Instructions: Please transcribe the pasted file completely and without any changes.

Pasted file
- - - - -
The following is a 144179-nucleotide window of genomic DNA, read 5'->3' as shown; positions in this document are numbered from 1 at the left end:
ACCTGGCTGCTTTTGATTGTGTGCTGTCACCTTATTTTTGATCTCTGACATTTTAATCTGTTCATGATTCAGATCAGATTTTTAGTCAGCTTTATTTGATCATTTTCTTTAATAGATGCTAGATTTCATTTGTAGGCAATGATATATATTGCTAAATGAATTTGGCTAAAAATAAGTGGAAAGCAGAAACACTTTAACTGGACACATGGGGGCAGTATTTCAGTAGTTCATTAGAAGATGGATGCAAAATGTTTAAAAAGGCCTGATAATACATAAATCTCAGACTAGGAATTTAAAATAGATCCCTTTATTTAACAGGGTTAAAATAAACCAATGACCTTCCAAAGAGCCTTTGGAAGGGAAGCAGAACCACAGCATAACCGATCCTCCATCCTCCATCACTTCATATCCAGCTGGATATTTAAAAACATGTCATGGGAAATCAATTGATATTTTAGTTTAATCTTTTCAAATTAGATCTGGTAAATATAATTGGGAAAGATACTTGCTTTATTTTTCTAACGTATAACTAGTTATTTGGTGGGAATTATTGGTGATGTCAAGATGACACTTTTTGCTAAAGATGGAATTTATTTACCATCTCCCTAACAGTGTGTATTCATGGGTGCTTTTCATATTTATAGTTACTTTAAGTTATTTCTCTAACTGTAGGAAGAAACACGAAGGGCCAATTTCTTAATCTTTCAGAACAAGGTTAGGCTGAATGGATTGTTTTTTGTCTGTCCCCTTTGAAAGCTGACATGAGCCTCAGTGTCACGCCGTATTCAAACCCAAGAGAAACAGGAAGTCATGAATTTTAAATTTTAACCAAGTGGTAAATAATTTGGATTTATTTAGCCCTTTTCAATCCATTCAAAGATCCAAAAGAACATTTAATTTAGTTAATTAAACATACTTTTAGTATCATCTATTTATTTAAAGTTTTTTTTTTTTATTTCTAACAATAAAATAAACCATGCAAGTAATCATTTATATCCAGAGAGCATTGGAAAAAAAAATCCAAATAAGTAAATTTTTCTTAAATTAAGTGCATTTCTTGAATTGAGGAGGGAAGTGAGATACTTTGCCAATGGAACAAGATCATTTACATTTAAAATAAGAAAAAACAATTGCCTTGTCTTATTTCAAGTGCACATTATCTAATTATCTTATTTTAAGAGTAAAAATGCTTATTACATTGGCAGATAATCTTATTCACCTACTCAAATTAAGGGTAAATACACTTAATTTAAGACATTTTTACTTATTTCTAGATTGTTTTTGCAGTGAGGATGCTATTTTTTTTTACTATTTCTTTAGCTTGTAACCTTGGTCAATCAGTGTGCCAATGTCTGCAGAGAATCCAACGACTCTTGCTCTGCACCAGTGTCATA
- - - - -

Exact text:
The following is a 144179-nucleotide window of genomic DNA, read 5'->3' as shown; positions in this document are numbered from 1 at the left end:
ACCTGGCTGCTTTTGATTGTGTGCTGTCACCTTATTTTTGATCTCTGACATTTTAATCTGTTCATGATTCAGATCAGATTTTTAGTCAGCTTTATTTGATCATTTTCTTTAATAGATGCTAGATTTCATTTGTAGGCAATGATATATATTGCTAAATGAATTTGGCTAAAAATAAGTGGAAAGCAGAAACACTTTAACTGGACACATGGGGGCAGTATTTCAGTAGTTCATTAGAAGATGGATGCAAAATGTTTAAAAAGGCCTGATAATACATAAATCTCAGACTAGGAATTTAAAATAGATCCCTTTATTTAACAGGGTTAAAATAAACCAATGACCTTCCAAAGAGCCTTTGGAAGGGAAGCAGAACCACAGCATAACCGATCCTCCATCCTCCATCACTTCATATCCAGCTGGATATTTAAAAACATGTCATGGGAAATCAATTGATATTTTAGTTTAATCTTTTCAAATTAGATCTGGTAAATATAATTGGGAAAGATACTTGCTTTATTTTTCTAACGTATAACTAGTTATTTGGTGGGAATTATTGGTGATGTCAAGATGACACTTTTTGCTAAAGATGGAATTTATTTACCATCTCCCTAACAGTGTGTATTCATGGGTGCTTTTCATATTTATAGTTACTTTAAGTTATTTCTCTAACTGTAGGAAGAAACACGAAGGGCCAATTTCTTAATCTTTCAGAACAAGGTTAGGCTGAATGGATTGTTTTTTGTCTGTCCCCTTTGAAAGCTGACATGAGCCTCAGTGTCACGCCGTATTCAAACCCAAGAGAAACAGGAAGTCATGAATTTTAAATTTTAACCAAGTGGTAAATAATTTGGATTTATTTAGCCCTTTTCAATCCATTCAAAGATCCAAAAGAACATTTAATTTAGTTAATTAAACATACTTTTAGTATCATCTATTTATTTAAAGTTTTTTTTTTTTATTTCTAACAATAAAATAAACCATGCAAGTAATCATTTATATCCAGAGAGCATTGGAAAAAAAAATCCAAATAAGTAAATTTTTCTTAAATTAAGTGCATTTCTTGAATTGAGGAGGGAAGTGAGATACTTTGCCAATGGAACAAGATCATTTACATTTAAAATAAGAAAAAACAATTGCCTTGTCTTATTTCAAGTGCACATTATCTAATTATCTTATTTTAAGAGTAAAAATGCTTATTACATTGGCAGATAATCTTATTCACCTACTCAAATTAAGGGTAAATACACTTAATTTAAGACATTTTTACTTATTTCTAGATTGTTTTTGCAGTGAGGATGCTATTTTTTTTTACTATTTCTTTAGCTTGTAACCTTGGTCAATCAGTGTGCCAATGTCTGCAGAGAATCCAACGACTCTTGCTCTGCACCAGTGTCATA